The number of patients who suffer from chronic heart failure is rapidly growing. According to the 2016 update on heart disease and stroke statistics reported by the American Heart Association, an estimated 5.7 million Americans ≥20 years of age have a diagnosis of heart failure and projections show that the prevalence of heart failure will increase 46% from 2012 to 2030, resulting in >8 million people ≥18 years of age with heart failure [1]. In the year of 2013, heart failure was the underlying cause in >65,000 deaths and contributed to the death of >300,000 people [1]. In the same report, there is an estimate that a total cost of over $30 billion was used for the treatment of heart failure in 2012 [1]. Direct medical costs attributed to 68% of this total amount. The lifetime risk of developing heart failure is 20% for adults at the age of 40 years and goes up with age. Acute heart failure consists of one of the most common reasons for hospitalization, attributing to over 1 million discharges annually and high 30‐day readmission rates (up to 25%) and 1 year (up to 60%) [1]. The prognosis for heart failure is poor, with an estimated mortality rate of 50% within 5 years of diagnosis.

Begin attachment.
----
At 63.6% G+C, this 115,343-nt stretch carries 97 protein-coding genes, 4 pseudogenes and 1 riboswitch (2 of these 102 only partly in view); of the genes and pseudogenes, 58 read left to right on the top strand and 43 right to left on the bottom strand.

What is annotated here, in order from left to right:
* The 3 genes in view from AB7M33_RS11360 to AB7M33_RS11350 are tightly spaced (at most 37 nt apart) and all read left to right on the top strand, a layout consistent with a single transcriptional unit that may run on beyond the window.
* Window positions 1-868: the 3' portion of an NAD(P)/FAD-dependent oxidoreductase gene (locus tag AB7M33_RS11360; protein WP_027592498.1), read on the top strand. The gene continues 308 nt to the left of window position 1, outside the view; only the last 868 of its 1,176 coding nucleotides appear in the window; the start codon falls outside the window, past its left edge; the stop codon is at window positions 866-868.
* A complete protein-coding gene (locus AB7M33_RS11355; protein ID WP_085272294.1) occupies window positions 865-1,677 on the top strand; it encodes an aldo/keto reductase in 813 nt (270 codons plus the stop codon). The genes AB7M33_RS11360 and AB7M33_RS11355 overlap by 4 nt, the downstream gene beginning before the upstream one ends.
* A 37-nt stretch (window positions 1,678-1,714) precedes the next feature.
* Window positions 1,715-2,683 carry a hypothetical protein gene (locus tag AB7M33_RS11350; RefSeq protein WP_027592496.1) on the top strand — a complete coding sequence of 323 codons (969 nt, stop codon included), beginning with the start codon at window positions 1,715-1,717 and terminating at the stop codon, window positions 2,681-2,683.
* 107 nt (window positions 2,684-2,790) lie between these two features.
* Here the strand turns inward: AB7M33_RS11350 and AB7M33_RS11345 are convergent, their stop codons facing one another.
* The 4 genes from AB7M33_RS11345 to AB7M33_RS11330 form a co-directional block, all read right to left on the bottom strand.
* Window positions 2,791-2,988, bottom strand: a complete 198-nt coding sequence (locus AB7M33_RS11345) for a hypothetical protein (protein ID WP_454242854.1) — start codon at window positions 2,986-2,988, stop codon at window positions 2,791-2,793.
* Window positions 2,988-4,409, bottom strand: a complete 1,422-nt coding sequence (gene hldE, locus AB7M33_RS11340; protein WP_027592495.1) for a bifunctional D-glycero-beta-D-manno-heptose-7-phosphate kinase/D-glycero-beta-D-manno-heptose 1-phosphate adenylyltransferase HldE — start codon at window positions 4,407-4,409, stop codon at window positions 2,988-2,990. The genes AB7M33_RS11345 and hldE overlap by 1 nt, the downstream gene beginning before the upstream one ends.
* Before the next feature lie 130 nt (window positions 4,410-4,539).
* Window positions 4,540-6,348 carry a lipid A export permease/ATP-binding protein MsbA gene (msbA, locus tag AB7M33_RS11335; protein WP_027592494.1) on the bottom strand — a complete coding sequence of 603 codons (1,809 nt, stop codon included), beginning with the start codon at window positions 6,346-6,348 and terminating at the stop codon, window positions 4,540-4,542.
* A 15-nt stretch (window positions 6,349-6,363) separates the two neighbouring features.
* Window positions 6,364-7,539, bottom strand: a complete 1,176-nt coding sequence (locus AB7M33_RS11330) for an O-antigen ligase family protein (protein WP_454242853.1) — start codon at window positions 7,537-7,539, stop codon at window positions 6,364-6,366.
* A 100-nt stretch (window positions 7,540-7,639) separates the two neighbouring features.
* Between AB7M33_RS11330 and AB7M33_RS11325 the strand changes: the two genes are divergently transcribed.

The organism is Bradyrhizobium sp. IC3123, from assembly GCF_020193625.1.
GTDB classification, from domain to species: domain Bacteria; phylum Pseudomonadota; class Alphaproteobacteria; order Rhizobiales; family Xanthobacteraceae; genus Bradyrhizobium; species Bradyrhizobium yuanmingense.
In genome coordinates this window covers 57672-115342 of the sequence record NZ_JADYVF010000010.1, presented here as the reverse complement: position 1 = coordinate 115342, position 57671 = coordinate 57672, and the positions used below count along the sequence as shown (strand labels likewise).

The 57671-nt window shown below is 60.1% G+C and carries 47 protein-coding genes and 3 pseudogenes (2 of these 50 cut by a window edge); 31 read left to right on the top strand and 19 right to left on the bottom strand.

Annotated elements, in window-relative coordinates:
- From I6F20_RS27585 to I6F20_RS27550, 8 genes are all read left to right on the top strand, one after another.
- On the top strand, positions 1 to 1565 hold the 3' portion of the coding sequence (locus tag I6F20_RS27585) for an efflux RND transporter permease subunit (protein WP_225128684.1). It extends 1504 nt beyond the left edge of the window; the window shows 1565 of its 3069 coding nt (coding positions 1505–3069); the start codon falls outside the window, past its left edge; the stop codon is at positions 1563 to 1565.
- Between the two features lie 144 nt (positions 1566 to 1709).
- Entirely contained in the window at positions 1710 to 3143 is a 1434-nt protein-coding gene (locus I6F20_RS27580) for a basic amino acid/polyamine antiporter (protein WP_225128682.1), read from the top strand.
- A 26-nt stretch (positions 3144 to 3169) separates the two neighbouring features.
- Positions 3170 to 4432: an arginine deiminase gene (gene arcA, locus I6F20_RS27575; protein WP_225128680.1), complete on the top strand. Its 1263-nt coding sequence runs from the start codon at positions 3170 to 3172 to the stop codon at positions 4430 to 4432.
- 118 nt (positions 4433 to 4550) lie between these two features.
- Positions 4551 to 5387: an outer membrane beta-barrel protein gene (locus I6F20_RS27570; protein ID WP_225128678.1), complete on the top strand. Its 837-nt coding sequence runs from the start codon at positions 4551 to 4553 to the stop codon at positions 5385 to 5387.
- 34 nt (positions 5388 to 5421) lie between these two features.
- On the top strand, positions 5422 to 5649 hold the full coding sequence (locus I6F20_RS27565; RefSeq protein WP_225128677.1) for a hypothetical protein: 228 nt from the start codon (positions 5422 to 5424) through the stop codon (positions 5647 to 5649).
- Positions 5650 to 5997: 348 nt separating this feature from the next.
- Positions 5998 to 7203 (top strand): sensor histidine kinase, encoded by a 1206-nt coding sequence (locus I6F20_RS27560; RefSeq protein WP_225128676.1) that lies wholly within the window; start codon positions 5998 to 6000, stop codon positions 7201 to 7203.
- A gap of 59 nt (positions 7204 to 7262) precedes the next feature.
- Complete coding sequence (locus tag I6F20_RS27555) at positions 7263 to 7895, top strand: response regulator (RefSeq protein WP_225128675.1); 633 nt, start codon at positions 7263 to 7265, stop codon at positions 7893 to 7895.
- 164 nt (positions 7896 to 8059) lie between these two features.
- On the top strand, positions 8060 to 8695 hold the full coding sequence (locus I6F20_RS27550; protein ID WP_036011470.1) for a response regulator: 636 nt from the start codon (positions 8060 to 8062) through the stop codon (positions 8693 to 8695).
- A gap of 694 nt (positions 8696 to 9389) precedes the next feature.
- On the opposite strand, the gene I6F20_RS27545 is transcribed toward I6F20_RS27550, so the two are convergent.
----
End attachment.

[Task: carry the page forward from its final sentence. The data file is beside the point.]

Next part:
2. Cardiac resynchronization therapy (CRT)

2.1. Advent of CRT

An intraventricular conduction delay is found in approximately 20–30% of patients with symptomatic heart failure. Conduction delay causes dyssynchronous left ventricular contractions, which lead to left ventricular dysfunction, adverse cardiac remodelling and eventually high mortality [24]. Conduction delay may also lead to mitral valve regurgitation, thus increasing symptoms of heart failure. The prevalence of left ventricular dyssynchrony in heart failure has been shown to increase with reduced left ventricular ejection fraction and with increased QRS width [57].